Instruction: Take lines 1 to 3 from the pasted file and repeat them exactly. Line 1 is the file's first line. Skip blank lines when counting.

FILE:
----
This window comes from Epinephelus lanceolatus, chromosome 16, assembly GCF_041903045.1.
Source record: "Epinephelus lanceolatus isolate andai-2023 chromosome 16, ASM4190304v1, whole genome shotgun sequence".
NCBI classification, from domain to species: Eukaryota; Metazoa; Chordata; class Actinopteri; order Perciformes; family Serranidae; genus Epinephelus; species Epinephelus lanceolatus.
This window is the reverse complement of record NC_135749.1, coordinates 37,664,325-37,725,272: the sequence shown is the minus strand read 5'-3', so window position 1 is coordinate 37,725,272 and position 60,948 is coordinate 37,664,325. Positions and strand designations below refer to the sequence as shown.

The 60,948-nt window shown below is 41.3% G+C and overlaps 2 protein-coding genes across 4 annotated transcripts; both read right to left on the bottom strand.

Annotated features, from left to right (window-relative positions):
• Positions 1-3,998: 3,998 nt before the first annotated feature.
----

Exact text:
This window comes from Epinephelus lanceolatus, chromosome 16, assembly GCF_041903045.1.
Source record: "Epinephelus lanceolatus isolate andai-2023 chromosome 16, ASM4190304v1, whole genome shotgun sequence".
NCBI classification, from domain to species: Eukaryota; Metazoa; Chordata; class Actinopteri; order Perciformes; family Serranidae; genus Epinephelus; species Epinephelus lanceolatus.